The grandeur of Kashmir Valley rests not only in its bewitching landscape but also in its literary and cultural accomplishment. From the earliest times, the Valley has served as a vibrant centre of learning, philosophy and art and culture. It has played a significant role in disseminating to the entire globe the canons and doctrines of diverse religious philosophies, among which include the Mahayana doctrine of Buddhism, Trika Shiv philosophy and the Kashmiri version of Islamic Sufism known as Reshut.
Amidst this seemingly diverse religious landscape, the distinct aspect of the people of Kashmir has been the time-tested belief in social togetherness, religious cordiality and a deep sense of belonging to the language and the soil.
This deep socio-cultural adhesiveness was evident even during the 18th and 19th centuries, when Kashmiri Muslim Sufi poets of prominence like Socha Kral, Nyma Sahab, Shams Faqir, Rahman Dar, Wahab Khar, Ahmad Batwari, in order to express their inward Sufi experiences, made use of terms from Hindu Shastras. In the same manner, there were jubilant readers among Muslims who kept the leelas written by Parmanand, Master Zinda Koul and others so dear to their eyes.
This rich legacy of literary fertility and cultural maturity was carried down to our own times particularly in the ’70s and ’80s, when theatrical activities reached exemplary heights in the Valley. The Kashmiri theatre with its deep commitment and dedication to both — the artiste as well as the audience — not only staged plays in vernacular language but also enacted famous Hindi and Urdu adaptations. Amateur theatre groups of Kashmir also relied on translated versions of internationally acclaimed dramas. Some of the prominent theatre groups during the ’70s and ’80s were the Kala Kendra, Rang Manch Theatres, Vasant Theatre, Sangarmal Theatre, Sangam Theatre, Kali Das Theatre, Shah Theatre, Mansoor Dramatic Club, Kashmir Valley Theatre, Navrang and Navrattan Natsaar.
This beautiful shade of theatrical activity wasn’t just confined to the four walls of urban Srinagar. Periodical theatre festivals were organised at district headquarters as well, and it was during this time that a few theatre clubs, without seeking any financial assistance from the government, even managed to arrange cultural tours to different parts of the country. Kashmiri plays enacted at Delhi, Bombay, Calcutta and Madras were highly appreciated. The lead in this direction was taken by Rang Manch Dramatic Club and it was carried forward by other theatre groups of the Valley.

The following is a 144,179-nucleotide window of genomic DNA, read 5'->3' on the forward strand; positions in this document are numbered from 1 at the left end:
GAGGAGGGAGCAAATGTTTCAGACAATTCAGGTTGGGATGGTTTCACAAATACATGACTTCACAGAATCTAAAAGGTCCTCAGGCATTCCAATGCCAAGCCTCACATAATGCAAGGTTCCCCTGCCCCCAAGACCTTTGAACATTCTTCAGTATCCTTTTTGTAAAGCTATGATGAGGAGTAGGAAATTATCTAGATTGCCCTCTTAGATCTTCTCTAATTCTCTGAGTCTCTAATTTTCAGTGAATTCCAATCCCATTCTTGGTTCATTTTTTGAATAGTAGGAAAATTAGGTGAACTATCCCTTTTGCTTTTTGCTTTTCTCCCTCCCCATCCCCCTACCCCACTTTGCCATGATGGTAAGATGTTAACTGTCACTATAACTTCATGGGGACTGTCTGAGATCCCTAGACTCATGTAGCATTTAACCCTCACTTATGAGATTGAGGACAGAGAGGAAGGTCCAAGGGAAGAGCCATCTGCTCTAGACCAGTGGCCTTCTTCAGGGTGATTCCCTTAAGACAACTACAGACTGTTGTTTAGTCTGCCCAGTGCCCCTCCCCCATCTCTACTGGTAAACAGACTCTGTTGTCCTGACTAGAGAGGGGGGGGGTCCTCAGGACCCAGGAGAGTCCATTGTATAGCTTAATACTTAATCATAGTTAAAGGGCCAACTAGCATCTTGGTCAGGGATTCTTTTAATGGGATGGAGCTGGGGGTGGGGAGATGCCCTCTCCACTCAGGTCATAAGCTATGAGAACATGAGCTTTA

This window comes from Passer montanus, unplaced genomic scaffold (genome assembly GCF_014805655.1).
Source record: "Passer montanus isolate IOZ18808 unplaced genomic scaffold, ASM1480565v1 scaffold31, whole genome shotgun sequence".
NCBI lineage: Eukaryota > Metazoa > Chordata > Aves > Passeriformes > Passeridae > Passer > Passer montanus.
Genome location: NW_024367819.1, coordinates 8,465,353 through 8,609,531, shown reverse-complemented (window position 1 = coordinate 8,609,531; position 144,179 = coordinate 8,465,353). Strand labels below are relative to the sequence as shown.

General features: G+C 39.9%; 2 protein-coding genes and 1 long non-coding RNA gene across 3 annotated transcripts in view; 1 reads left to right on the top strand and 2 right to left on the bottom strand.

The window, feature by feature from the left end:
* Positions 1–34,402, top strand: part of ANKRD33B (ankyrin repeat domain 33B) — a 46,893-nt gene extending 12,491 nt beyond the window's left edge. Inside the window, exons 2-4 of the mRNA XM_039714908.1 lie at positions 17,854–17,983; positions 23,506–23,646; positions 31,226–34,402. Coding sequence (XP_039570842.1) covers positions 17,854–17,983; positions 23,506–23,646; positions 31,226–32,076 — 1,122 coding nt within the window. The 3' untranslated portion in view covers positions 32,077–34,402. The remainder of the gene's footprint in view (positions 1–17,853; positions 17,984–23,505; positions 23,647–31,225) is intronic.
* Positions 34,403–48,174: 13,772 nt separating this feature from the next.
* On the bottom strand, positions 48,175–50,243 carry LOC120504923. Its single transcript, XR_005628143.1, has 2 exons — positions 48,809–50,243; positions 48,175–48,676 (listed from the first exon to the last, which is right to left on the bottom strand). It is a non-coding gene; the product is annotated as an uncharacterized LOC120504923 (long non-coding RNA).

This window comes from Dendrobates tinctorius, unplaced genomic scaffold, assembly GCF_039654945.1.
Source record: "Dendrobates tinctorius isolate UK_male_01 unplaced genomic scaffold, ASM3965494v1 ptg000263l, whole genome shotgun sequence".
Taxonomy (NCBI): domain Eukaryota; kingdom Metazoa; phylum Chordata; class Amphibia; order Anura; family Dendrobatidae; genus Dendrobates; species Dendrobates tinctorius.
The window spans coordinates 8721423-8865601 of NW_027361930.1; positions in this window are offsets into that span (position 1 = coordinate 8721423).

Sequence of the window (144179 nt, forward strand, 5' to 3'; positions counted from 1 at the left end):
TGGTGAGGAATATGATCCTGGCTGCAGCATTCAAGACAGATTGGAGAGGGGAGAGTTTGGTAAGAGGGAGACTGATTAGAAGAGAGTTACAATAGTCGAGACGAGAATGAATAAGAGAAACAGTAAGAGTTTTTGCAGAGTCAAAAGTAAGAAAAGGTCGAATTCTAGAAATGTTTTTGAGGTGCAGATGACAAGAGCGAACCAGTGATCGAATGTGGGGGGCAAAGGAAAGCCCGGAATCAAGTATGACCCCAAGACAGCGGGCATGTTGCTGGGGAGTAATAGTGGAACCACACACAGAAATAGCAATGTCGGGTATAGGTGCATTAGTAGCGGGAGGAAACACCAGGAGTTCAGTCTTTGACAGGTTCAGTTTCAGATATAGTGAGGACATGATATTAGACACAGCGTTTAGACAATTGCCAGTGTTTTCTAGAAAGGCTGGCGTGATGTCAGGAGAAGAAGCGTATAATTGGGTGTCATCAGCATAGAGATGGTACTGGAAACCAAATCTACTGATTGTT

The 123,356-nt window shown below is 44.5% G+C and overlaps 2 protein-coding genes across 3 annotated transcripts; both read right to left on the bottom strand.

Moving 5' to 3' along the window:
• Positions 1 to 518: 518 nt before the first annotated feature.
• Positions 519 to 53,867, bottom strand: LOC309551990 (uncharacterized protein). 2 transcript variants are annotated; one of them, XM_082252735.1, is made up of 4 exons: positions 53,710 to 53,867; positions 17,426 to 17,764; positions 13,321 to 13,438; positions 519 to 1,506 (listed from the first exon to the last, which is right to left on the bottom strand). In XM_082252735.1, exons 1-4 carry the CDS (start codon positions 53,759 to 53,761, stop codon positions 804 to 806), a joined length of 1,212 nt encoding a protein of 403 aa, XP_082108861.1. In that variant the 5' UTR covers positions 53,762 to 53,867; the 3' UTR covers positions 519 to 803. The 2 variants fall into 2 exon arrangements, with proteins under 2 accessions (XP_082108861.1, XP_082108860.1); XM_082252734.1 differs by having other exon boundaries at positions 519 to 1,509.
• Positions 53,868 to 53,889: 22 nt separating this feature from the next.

This favourable clime, required for the overall bloom of cultural accomplishments in general and theatrical art in particular, was fabricated not only by the unfractured zeal and dedication of theatre practitioners but by the immense love and respect that the august members of the theatre fraternity showered on each other, irrespective of the diverse religious backgrounds. This cemented bond generated by a secular socio-cultural sentiment acted as a true and dynamic force for the theatre movement in Kashmir.
But things radically changed by the unending period of insecurity, pain and gloom in the Valley. Culture, particularly theatre activity, was reduced to the point of almost annihilation. There was a loss of connectivity between the fraternity of actors and the audience — a prerequisite for the success of theatre. Performers who had given their toil and blood for the promotion of theatre in Kashmir found themselves scattered in alien lands struggling to earn a livelihood. In Kashmir too, people associated with the theatre movement lost a good number of well-wishers and the very clime was not favourable enough to pursue the performing arts. Amid the choking environs, the enthusiasm of theatre lovers did not die out completely in the Valley; instead, good efforts were made by some of the theatre practitioners to keep drama alive through staging of plays in and around Srinagar. New themes and new techniques were introduced in tune with the latest canons of dramaturgy. In spite of all these relentless efforts, the discipline of drama could not be carried back to the highs it reached in the ’70s.
In Jammu too, the Pandit Theatre Group continued to stage dramas on the latest themes amid terrible psychological strain and financial distress, but despite these humble efforts, the cheerful and pleasurable theatrical clime could not be regenerated and regained. The present effort of organising a joint theatre festival marks the humble beginning of bringing together scattered artistes and actors of the Valley, enabling them to sit together and work out a strategy to restore the previous glory of the performing art. The festival further intends to provide a platform for enthusiastic drama lovers to showcase their talent and to play a vibrant role in the revival of the theatre movement in Jammu and Kashmir. If we succeed in our modest attempts, we are sure that this humble beginning will create history in the annals of theatre in Kashmir.
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